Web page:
Presentation quilts beg to be researched. All those names, inked or embroidered or both, mean a place of origin can be determined through census research. The why of the presentation may be harder to find. Family research and local lore may come through, but sometimes the owners did not pass along the explanations. Newspaper research can be a solution, but where to search and why.
The Reading Eagle had a blurb in an 1885 issue regarding a presentation quilt with a complete list of the names of the confirmands of Rev. Gernant in Allentown, Lehigh Co., Pennsylvania.
In 1890 Rev. Edwin A. Gernant, the pastor at Zion Reformed Church in Allentown, Pennsylvania resigned and joined the Protestant Episcopal Church. This was reported in the Saturday, 24 May 1890 issue of the Peninsula Enterprise published in Accomac Court House, Virginia. Luckily, this newspaper is part of the Chronicling of America project by the Library of Congress, it has been filmed, digitized and is searchable by Google.
Neither of these two snippets came from an Allentown newspaper, the most logical locale for a newspaper to be expected to carry this news.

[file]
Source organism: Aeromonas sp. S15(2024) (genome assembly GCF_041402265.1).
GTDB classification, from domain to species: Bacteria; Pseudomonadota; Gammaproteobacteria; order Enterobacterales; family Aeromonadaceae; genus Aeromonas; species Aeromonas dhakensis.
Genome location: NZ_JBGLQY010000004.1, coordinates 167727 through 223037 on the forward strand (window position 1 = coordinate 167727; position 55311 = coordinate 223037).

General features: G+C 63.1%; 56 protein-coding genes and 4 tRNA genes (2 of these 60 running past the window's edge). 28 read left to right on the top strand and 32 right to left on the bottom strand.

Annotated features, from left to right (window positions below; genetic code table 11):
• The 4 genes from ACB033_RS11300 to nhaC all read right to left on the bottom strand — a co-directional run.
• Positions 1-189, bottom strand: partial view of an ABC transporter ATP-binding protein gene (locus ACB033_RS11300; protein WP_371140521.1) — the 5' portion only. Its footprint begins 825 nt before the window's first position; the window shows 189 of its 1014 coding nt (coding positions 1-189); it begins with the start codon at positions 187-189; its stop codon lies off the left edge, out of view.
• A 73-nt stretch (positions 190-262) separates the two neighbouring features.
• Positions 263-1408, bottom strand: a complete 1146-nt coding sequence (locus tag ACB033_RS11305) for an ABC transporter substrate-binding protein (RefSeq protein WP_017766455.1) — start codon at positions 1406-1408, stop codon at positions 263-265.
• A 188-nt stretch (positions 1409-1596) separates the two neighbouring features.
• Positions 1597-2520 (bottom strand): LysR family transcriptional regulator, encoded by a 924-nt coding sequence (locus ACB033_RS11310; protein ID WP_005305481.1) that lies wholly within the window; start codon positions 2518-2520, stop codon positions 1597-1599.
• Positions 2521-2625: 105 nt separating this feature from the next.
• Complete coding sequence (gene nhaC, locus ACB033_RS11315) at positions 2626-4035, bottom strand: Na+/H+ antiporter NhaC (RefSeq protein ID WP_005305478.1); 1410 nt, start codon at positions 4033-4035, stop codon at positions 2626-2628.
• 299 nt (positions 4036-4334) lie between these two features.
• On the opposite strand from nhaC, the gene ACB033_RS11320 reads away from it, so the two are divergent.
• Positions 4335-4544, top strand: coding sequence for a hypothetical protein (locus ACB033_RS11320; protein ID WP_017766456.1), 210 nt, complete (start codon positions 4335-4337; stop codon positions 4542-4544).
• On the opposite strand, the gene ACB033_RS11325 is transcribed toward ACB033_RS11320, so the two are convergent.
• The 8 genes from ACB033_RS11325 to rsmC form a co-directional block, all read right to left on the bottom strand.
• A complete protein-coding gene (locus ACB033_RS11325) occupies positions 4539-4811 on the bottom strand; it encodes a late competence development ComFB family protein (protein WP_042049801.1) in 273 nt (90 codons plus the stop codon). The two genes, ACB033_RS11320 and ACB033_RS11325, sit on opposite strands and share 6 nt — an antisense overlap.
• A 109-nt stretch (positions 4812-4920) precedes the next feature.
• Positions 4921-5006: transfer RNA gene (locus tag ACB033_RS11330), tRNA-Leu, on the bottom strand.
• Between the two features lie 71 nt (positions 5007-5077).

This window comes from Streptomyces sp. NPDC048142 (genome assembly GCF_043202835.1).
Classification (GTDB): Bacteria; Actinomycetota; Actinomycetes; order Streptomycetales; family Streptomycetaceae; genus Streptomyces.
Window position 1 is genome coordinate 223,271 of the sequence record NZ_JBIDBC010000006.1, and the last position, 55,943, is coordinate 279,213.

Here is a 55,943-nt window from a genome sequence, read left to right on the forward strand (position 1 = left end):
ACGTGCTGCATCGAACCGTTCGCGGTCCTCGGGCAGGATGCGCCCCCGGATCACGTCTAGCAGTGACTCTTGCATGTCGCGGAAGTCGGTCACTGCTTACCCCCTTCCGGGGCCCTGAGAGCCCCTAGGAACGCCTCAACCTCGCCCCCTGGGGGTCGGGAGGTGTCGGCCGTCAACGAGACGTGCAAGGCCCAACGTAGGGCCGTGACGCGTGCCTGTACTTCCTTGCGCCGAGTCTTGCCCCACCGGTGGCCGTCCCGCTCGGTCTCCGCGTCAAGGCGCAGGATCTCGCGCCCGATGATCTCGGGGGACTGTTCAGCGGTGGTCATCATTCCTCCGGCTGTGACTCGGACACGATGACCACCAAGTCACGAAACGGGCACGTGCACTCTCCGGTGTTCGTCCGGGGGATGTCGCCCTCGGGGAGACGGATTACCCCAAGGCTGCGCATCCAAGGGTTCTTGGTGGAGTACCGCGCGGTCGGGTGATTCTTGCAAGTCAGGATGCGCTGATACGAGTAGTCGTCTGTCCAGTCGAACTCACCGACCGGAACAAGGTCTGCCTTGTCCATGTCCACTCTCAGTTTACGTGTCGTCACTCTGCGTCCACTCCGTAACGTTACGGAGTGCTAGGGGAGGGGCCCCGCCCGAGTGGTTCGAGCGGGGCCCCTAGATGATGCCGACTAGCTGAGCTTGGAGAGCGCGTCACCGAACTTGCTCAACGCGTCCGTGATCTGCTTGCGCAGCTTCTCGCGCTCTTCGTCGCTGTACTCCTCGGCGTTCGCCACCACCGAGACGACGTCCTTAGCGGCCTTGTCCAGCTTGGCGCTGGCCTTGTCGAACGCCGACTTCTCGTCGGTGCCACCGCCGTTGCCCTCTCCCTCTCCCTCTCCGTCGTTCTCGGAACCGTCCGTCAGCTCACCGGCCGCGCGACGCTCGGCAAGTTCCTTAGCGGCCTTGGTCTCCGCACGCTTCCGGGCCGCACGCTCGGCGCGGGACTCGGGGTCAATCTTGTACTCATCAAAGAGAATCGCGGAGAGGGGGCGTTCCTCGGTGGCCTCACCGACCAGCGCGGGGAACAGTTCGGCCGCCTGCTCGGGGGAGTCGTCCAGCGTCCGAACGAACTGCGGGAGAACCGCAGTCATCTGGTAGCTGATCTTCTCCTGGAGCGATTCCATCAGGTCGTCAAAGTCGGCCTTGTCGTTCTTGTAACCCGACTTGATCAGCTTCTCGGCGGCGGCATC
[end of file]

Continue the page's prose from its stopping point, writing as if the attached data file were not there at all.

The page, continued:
Along with his parents, Adam Hain Gernant and Emily S. Fox Gernant, three of his daughters and a brother, Rev. Gernant and his wife, Anna are buried in Leesport Cemetery, Leesport, Berks Co., Pennsylvania. Anna J. Unger Gernant died in 1908, while Rev. Edwin A. Gernant died in 1919. They had five children, Emily Louisa, Louisa Anna, Marie Helen, Anna Gertrude and Edwin Seabury. In 1920 after both parents died, the two surviving children, Anna Gertrude and Edwin Seabury, lived in Washington Twp., Lehigh Co. with their maternal aunt Mary Unger.
Edwin Seabury Gernant was born 16 June 1897 in Ridley Park, Delaware Co., Pennsylvania, entered the military 25 October 1918 in Mt. Vernon, New York and was discharged 15 Decmeber 1918 in Camp Wheeler, Georgia. He married Olive Jones and they had a son in 1927, Edwin S. Jr. In 1940, Gertrude, Edwin’s older sister, lived with the family in Riverside, Burlington Co., New Jersey.
A grandson, Edwin Seabury Gernant Jr. died in 2009 in Lewisburg, Union Co., Pennsylvania. Perhaps the quilt was preserved, handed down so the wife (or children) of the grandson of Edwin A. Gernant still treasure it.
All Those Embroidered Names
Yet another quilt story that could lead to a specific quilt made with clothing pieces donated by Lucretia Rudolph Garfield, widow of President James Abram Garfield.
The description seems specific enough that if someone saw this quilt, it would be recognizable, but you never know. Lawnfield would be a great repository for this quilt, but I don’t think it is there. If this quilt is still being used after more than 130 years, it would be nice to locate it. Chicago newspapers might have more information about this quilt and it’s maker published before 29 Dec. 1883 when this article appeared in the Reading Eagle.